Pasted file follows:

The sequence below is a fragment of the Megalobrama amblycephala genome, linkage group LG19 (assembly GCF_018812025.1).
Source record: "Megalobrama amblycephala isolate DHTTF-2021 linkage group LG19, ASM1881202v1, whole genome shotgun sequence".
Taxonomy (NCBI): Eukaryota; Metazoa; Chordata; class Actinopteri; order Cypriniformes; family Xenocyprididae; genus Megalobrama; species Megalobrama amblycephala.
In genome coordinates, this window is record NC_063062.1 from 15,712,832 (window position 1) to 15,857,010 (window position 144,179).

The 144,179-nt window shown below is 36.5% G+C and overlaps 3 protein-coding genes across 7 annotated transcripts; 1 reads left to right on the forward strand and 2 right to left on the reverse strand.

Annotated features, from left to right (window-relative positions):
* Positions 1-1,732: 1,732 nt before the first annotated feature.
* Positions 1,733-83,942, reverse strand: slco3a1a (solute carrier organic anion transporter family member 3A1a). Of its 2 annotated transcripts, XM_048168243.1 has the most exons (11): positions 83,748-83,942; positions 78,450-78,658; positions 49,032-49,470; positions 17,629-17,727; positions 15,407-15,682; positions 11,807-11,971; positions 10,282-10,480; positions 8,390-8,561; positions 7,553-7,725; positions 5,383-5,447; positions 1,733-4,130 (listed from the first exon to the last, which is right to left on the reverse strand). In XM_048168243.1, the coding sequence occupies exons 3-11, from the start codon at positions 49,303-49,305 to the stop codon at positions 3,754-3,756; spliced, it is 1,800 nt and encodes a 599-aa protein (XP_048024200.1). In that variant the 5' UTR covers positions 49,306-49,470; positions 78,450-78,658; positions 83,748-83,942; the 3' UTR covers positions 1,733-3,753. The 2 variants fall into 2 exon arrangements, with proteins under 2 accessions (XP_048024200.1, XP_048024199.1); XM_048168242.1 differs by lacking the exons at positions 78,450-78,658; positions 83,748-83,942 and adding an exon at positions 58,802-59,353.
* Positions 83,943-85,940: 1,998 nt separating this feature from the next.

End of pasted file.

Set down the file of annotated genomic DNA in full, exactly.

The sequence below is a fragment of the Megalobrama amblycephala genome, linkage group LG19 (assembly GCF_018812025.1).
Source record: "Megalobrama amblycephala isolate DHTTF-2021 linkage group LG19, ASM1881202v1, whole genome shotgun sequence".
Taxonomy (NCBI): Eukaryota; Metazoa; Chordata; class Actinopteri; order Cypriniformes; family Xenocyprididae; genus Megalobrama; species Megalobrama amblycephala.
In genome coordinates, this window is record NC_063062.1 from 15,712,832 (window position 1) to 15,857,010 (window position 144,179).

The 144,179-nt window shown below is 36.5% G+C and overlaps 3 protein-coding genes across 7 annotated transcripts; 1 reads left to right on the forward strand and 2 right to left on the reverse strand.

Annotated features, from left to right (window-relative positions):
* Positions 1-1,732: 1,732 nt before the first annotated feature.
* Positions 1,733-83,942, reverse strand: slco3a1a (solute carrier organic anion transporter family member 3A1a). Of its 2 annotated transcripts, XM_048168243.1 has the most exons (11): positions 83,748-83,942; positions 78,450-78,658; positions 49,032-49,470; positions 17,629-17,727; positions 15,407-15,682; positions 11,807-11,971; positions 10,282-10,480; positions 8,390-8,561; positions 7,553-7,725; positions 5,383-5,447; positions 1,733-4,130 (listed from the first exon to the last, which is right to left on the reverse strand). In XM_048168243.1, the coding sequence occupies exons 3-11, from the start codon at positions 49,303-49,305 to the stop codon at positions 3,754-3,756; spliced, it is 1,800 nt and encodes a 599-aa protein (XP_048024200.1). In that variant the 5' UTR covers positions 49,306-49,470; positions 78,450-78,658; positions 83,748-83,942; the 3' UTR covers positions 1,733-3,753. The 2 variants fall into 2 exon arrangements, with proteins under 2 accessions (XP_048024200.1, XP_048024199.1); XM_048168242.1 differs by lacking the exons at positions 78,450-78,658; positions 83,748-83,942 and adding an exon at positions 58,802-59,353.
* Positions 83,943-85,940: 1,998 nt separating this feature from the next.